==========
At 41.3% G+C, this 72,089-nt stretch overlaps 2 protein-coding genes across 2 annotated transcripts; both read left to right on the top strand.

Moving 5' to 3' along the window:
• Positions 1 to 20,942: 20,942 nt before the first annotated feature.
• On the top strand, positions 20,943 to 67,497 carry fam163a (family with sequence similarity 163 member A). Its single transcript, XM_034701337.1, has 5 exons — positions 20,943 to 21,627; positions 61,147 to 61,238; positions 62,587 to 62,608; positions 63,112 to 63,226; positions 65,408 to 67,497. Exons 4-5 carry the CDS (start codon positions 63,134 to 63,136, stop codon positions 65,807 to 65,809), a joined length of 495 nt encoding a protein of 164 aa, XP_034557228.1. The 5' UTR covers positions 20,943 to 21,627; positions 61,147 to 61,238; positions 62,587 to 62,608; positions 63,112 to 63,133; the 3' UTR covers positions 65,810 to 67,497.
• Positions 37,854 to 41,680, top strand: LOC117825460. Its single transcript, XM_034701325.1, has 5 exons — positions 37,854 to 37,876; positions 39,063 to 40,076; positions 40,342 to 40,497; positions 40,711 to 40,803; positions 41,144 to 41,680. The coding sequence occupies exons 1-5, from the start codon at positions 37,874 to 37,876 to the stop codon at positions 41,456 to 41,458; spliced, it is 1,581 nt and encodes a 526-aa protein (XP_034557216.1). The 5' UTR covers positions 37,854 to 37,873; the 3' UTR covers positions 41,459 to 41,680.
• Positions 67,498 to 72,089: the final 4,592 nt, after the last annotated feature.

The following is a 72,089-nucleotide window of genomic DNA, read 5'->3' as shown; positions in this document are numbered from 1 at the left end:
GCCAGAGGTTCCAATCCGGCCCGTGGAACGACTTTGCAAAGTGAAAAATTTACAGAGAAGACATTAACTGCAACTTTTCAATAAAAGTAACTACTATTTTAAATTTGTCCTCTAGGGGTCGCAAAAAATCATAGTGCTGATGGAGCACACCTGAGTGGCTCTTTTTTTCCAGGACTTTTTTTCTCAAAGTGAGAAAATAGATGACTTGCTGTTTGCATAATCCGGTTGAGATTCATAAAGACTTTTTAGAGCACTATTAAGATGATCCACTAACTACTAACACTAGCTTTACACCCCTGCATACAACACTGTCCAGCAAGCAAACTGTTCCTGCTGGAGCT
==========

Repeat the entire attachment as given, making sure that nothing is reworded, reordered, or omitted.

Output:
At 41.3% G+C, this 72,089-nt stretch overlaps 2 protein-coding genes across 2 annotated transcripts; both read left to right on the top strand.

Moving 5' to 3' along the window:
• Positions 1 to 20,942: 20,942 nt before the first annotated feature.
• On the top strand, positions 20,943 to 67,497 carry fam163a (family with sequence similarity 163 member A). Its single transcript, XM_034701337.1, has 5 exons — positions 20,943 to 21,627; positions 61,147 to 61,238; positions 62,587 to 62,608; positions 63,112 to 63,226; positions 65,408 to 67,497. Exons 4-5 carry the CDS (start codon positions 63,134 to 63,136, stop codon positions 65,807 to 65,809), a joined length of 495 nt encoding a protein of 164 aa, XP_034557228.1. The 5' UTR covers positions 20,943 to 21,627; positions 61,147 to 61,238; positions 62,587 to 62,608; positions 63,112 to 63,133; the 3' UTR covers positions 65,810 to 67,497.
• Positions 37,854 to 41,680, top strand: LOC117825460. Its single transcript, XM_034701325.1, has 5 exons — positions 37,854 to 37,876; positions 39,063 to 40,076; positions 40,342 to 40,497; positions 40,711 to 40,803; positions 41,144 to 41,680. The coding sequence occupies exons 1-5, from the start codon at positions 37,874 to 37,876 to the stop codon at positions 41,456 to 41,458; spliced, it is 1,581 nt and encodes a 526-aa protein (XP_034557216.1). The 5' UTR covers positions 37,854 to 37,873; the 3' UTR covers positions 41,459 to 41,680.
• Positions 67,498 to 72,089: the final 4,592 nt, after the last annotated feature.

The following is a 72,089-nucleotide window of genomic DNA, read 5'->3' as shown; positions in this document are numbered from 1 at the left end:
GCCAGAGGTTCCAATCCGGCCCGTGGAACGACTTTGCAAAGTGAAAAATTTACAGAGAAGACATTAACTGCAACTTTTCAATAAAAGTAACTACTATTTTAAATTTGTCCTCTAGGGGTCGCAAAAAATCATAGTGCTGATGGAGCACACCTGAGTGGCTCTTTTTTTCCAGGACTTTTTTTCTCAAAGTGAGAAAATAGATGACTTGCTGTTTGCATAATCCGGTTGAGATTCATAAAGACTTTTTAGAGCACTATTAAGATGATCCACTAACTACTAACACTAGCTTTACACCCCTGCATACAACACTGTCCAGCAAGCAAACTGTTCCTGCTGGAGCT